Family, Kinship and State in Contemporary Europe. Vol. I. The Century of Welfare: Eight Countries
Hannes Grandits (ed.)
Frankfurt am Main: Campus Verlag
Year of publication
Kinship is at the heart of European society, sharing with the state responsibility for welfare and social reproduction. But the workings of kinship and their connection to state policies remain controversial. Received theories have had to be revised in the light of social and demographic change and accumulating evidence of long-standing cultural differences. With Family, Kinship and State in Contemporary Europe, the editors and their collaborators have gathered a three-volume array of historical, sociological, and ethnographic data that examine these issues and introduce readers to the types of kin relationships found around contemporary Europe.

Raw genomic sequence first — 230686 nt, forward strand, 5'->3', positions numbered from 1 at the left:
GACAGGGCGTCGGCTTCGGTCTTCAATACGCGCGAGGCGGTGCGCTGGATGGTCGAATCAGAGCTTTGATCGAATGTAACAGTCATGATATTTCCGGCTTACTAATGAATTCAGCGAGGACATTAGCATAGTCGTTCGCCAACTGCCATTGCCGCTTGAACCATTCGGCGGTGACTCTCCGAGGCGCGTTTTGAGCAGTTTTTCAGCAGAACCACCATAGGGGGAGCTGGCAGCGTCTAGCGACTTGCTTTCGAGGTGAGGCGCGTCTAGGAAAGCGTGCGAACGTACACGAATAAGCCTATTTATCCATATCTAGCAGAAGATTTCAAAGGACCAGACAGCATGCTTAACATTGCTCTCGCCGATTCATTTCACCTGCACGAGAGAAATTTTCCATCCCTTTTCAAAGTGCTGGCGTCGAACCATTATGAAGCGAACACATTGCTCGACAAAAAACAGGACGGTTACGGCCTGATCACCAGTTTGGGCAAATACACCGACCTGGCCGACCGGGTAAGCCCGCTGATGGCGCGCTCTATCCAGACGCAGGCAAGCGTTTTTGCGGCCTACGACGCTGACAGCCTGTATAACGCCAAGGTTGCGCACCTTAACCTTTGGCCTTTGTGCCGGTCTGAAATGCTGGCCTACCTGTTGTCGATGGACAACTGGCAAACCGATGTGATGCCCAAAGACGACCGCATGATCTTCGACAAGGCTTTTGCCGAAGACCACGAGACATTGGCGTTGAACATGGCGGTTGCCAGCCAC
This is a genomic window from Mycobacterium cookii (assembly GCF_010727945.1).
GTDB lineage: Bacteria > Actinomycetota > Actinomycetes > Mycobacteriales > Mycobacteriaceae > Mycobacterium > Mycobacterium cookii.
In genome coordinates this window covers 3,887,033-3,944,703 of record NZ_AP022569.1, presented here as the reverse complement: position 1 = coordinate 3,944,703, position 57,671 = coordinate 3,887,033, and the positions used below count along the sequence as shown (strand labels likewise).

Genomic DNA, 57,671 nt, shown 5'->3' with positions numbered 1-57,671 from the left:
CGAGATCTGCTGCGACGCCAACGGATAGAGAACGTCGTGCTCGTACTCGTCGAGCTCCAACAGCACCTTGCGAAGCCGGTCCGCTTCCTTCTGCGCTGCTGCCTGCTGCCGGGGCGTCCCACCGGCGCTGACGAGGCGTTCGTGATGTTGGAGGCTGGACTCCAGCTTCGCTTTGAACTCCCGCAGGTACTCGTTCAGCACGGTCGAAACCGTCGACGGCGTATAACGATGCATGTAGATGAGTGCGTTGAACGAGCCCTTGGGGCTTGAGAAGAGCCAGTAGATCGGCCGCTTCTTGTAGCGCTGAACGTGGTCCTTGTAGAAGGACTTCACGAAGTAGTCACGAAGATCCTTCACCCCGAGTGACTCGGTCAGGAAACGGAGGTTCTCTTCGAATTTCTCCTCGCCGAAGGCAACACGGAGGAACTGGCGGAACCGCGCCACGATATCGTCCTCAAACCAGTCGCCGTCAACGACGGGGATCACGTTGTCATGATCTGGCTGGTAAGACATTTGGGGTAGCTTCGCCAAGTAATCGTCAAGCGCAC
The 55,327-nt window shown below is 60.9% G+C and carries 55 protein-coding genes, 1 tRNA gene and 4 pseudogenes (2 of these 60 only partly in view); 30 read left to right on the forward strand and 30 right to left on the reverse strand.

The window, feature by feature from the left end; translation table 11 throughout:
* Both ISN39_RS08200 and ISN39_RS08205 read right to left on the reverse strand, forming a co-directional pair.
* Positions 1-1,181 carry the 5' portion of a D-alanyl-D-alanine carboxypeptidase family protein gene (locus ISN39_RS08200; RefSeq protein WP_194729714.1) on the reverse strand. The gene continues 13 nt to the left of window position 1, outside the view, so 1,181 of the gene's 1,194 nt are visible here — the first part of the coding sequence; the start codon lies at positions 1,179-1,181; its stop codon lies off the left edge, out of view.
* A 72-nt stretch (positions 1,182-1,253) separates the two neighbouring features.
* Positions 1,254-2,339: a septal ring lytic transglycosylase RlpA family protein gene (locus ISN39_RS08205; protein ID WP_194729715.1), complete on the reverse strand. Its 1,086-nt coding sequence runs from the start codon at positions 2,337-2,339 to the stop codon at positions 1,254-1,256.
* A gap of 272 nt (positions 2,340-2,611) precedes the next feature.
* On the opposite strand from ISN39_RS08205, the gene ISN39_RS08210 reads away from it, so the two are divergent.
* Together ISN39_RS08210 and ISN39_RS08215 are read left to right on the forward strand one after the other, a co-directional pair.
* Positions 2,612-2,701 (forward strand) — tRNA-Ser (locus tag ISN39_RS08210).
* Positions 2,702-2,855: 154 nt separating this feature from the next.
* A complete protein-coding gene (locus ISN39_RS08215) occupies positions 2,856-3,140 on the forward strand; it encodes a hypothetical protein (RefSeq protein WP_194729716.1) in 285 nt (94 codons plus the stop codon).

In this volume the authors examine the history of the family during the twentieth century in the context of political struggles over the welfare state, gender roles and parental authority. They ask how far political measures have contributed to changes in family life, and whether these should be understood as a weakening, or as a redefinition of traditional kinship roles.
List of Contributors:
Georges Augustins, Leon Dyczewski, David Gaunt, Christine Geserick, Hannes Grandits, Siegfried Gruber, Patrick Heady, Alexander Nikulin, Johannes Pflegerl, Heidi Rosenbaum, Martine Segalen, Elisabeth Timm, Irina Trotsuk, Pier Paolo Viazzo and Francesco Zanotelli